# Rank Tree in C++

We need ADT having search and rank features. That is, in addition to the interface of STL map, a function 'int get_rank(key)' is required.

Standard implementation of such function requires supporting and updating an extra integer field in every node of self-balanced searching tree (e.g., in black-red tree, used in STL map/set). But it seems, STL map/set do not do this.

We're looking for a solution based on standard containers (STL, Boost) having the best possible Time Complexity: finding/adding/erasing an element take O(log n) (like in STL map/set), computing the rank by a key takes also O(log n).

By the rank of an element, we mean the position of the element in the sorted sequence of all the elements of the map/set.

Example. set = {0, 4, 6, 7, 8} rank(0)=1, rank(4)=2, rank(6)=3, rank(7)=4, rank(8)=5.

In our opinion, under Time Complexity constrains above, the problem cannot be solved by a combination of two maps one sorting by key and other sorting by rank.

Thanks.

• The complexities of search, insert and delete are often inversely related to each other. We can't decide which trade-off is best for you. – luke Feb 18 '10 at 17:59
• There is an implementation of rank tree satisfying all the time complexity constrains, see, e.g., the book of Cormen, T.H. "Introduction to Algorithms". – Slava Feb 23 '10 at 10:00
• It can be done with GNU extension in the `libstdc++`, see here. – Ali Apr 16 '14 at 13:35

The rank of the given key K is the number of keys which are less or equal to K.

E.g., let set s = {1, 3, 4, 6, 9}. Then rank(1) = 1, rank(4) = 3, rank(9) = 5.

The STL function distance() can be used for computing the rank of an element x appearing in the set s.

rank = distance(s.begin(), s.find(x));

The problem is that its time complexity is O(n).

Note that proposed two maps (or sets) indexed by key and by rank is not correct solution. The problem is that a change of one element affects ranks of many others. E.g., adding element 0 to the set s above change the ranks of all existing elements: s' = {0, 1, 3, 4, 6, 9}. rank(1) = 2, rank(4) = 4, rank(9) = 6.

Thanks.

I've implemented a "ranked red-black tree" which is similar to a red-black tree except each node stores the distance from the node that precedes it via an in-order traversal, rather than storing a key.

This does exactly what you want, except the "rank" of the first node is 0 and not 1 (you can add/subtract 1 if needed).

My solution is PUBLIC DOMAIN and is based on a public domain tutorial for a regular red-black tree. All operations -- including insert, remove, find, and determine rank have logarithmic time with respect to the number of elements in the data structure.

you can use some other map like containers .
keep a size fields can make binary search tree easy to random access .
here is my implementation ...
std style , random access iterator ...
size balanced tree ...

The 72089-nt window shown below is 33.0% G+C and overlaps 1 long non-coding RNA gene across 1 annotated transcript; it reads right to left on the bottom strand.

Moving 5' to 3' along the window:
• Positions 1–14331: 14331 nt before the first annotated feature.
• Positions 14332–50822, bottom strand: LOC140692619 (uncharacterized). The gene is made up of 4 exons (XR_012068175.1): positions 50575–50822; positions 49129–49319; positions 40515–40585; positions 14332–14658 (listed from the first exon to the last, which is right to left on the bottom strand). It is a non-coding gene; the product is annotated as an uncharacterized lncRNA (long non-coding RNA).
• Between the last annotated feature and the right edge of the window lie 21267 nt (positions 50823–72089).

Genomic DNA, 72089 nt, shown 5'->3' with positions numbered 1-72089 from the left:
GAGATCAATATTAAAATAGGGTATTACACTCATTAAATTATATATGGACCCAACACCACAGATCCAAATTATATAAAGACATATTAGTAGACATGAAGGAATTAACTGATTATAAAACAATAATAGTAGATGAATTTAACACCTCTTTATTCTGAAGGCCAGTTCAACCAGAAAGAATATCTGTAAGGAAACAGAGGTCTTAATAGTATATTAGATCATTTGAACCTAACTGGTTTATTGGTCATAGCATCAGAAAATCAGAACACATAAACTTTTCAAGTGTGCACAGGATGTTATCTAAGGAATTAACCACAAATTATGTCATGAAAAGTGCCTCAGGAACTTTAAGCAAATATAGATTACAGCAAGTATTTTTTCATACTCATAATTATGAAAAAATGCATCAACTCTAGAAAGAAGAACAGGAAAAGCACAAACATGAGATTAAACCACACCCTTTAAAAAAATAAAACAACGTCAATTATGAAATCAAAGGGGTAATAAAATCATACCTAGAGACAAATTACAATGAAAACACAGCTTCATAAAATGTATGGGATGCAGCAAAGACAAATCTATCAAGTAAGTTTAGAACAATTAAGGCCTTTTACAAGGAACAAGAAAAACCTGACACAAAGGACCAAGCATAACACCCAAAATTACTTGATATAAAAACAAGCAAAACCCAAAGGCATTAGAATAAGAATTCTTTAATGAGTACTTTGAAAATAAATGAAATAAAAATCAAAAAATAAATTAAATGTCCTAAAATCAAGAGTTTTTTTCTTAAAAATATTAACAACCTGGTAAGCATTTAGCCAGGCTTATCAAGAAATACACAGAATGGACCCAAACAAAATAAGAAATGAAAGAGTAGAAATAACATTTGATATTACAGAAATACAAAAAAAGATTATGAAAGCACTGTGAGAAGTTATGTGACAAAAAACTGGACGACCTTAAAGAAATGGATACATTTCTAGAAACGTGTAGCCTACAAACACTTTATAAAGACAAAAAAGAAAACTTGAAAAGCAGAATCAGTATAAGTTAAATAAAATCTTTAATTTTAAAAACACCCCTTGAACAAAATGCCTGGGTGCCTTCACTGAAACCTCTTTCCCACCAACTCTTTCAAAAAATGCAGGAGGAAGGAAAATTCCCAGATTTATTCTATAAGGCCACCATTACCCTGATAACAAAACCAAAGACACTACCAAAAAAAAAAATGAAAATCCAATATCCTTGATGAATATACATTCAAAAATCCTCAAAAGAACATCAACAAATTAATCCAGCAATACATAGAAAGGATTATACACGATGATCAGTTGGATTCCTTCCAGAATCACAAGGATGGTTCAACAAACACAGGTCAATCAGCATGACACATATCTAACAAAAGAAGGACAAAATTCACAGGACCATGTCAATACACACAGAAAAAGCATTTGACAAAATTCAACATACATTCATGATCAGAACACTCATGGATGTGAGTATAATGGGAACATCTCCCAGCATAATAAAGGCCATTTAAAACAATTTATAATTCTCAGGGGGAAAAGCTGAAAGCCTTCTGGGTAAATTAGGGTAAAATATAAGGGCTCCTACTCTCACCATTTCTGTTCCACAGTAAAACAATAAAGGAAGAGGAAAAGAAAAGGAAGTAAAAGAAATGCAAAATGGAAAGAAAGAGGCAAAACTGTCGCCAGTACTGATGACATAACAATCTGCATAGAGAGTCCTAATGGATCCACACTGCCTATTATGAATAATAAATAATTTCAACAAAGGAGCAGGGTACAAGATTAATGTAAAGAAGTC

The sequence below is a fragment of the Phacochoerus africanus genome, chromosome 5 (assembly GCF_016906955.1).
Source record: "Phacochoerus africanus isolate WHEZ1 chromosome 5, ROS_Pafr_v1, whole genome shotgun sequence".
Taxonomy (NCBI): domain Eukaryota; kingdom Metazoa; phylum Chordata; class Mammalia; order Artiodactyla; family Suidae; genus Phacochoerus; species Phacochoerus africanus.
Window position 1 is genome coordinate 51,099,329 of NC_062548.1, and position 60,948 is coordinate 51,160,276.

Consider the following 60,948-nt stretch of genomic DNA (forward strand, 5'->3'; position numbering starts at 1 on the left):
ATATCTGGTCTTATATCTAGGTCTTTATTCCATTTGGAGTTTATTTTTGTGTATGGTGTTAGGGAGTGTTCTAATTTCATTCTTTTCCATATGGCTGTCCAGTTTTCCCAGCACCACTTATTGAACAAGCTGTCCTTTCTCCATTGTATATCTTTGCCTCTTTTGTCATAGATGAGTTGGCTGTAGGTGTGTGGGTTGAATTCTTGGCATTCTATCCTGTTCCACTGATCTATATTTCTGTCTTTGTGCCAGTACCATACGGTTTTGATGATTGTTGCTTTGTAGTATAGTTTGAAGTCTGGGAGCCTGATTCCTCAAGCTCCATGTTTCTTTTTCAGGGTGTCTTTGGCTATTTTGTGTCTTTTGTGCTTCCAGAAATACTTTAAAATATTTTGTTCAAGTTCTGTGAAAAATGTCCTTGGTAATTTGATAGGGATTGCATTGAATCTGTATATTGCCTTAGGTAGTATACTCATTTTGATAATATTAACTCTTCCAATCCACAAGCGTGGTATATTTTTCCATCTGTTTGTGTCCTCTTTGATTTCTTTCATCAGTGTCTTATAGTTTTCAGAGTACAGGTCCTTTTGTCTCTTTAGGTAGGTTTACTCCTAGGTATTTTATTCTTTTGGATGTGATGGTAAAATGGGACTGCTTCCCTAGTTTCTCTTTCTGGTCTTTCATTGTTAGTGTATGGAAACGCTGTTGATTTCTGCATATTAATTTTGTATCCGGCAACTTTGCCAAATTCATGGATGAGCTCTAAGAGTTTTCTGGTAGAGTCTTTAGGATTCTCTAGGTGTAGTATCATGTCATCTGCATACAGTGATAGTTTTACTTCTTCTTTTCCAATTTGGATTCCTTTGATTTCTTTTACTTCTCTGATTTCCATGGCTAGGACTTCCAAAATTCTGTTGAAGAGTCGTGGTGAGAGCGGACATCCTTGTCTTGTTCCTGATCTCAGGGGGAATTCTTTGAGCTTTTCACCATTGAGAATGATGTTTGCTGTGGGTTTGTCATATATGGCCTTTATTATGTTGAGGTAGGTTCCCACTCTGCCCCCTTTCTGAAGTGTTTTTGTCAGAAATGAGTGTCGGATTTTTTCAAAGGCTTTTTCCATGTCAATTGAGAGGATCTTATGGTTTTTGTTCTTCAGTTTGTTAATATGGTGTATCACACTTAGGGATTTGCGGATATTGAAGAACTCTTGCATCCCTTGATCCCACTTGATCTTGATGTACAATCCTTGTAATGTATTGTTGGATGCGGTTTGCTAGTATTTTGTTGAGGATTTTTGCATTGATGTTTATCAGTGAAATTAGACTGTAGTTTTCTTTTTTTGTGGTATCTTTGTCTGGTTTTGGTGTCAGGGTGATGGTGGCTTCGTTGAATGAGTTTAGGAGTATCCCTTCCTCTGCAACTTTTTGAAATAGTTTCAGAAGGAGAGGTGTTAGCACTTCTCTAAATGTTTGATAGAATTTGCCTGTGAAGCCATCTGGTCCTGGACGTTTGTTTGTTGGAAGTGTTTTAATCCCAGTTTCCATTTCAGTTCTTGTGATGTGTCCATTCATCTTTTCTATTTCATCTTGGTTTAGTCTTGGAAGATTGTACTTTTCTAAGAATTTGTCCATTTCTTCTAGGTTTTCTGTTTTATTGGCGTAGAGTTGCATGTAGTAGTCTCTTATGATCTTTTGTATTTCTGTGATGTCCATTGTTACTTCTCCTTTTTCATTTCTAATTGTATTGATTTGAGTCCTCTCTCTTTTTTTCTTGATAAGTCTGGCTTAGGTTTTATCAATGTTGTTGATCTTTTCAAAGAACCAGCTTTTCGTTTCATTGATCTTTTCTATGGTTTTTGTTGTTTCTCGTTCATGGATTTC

https://github.com/mm304321141/zzz_lib/blob/master/sbtree.h
and B+tree ...
https://github.com/mm304321141/zzz_lib/blob/master/bpptree.h

• Nice library. But why not provide some notes in English? – def Mar 7 '18 at 4:12
• I have a question. You have 2 specializations for sbtree: multimap and multiset. What about a regular map and set? Overall, a very useful classes, Cheers) Was looking for a while something like that. Can't see a reason why standard libs do not have weigh-balanced containers in them. – def Mar 10 '18 at 16:29
• one of my other project need a rank supported multimap ... i public it after that ... – 奏之章 Mar 11 '18 at 16:02

I would suppose that by `rank` you actually mean the distance from the root, since if it could be stored contiguously with the value you would not have to go to such length.

I think you could do it "externally", since in this case the rank can be extrapolated from the number of times the comparison predicate is used...

``````namespace detail
{
template <class Comparator>
class CounterComparator: Comparator
{
public:
CounterComparator(size_t& counter):
Comparator(), mCounter(&counter) {}
CounterComparator(Comparator comp, size_t& counter):
Comparator(comp), mCounter(&counter) {}

template <class T, class U>
bool operator()(T& lhs, U& rhs) const
{
++(*mCounter);
return this->Comparator::operator()(lhs,rhs);
}
private:
size_t* mCounter;
};
} // namespace detail

template <
class Key,
class Value,
class Cmp = std::less<Key>,
class Allocator = std::allocator< std::pair<const Key,Value> >
>
class SuperMap
{
typedef detail::CounterComparator<Cmp> Comparator;
public:
SuperMap(): mCounter(0), mData(Comparator(mCounter)) {}

Value& operator[](const Key& key) { return mData[key]; }

size_t rank(const Key& key) const
{
mCounter = 0; mData.find(key); return mCounter;
}

private:
typedef std::map<Key,Value, Comparator, Allocator> data_type;

mutable size_t mCounter;
data_type mData;
}; // class SuperMap

int main(int argc, char* argv[])
{
SuperMap<int,int> superMap;
superMap = 42;
std::cout << superMap.rank(1) << std::endl;
}

// outputs
// 2
``````

It counts the number of tests, but since `std::map` stops testing as soon as it gets the right key... it should be alright :) Though there is probably some offset to deduce there (1 or 2) to get the rank instead.

If you gave a better definition of `rank` I may work a bit more but I don't want to spend too much time in the wrong direction.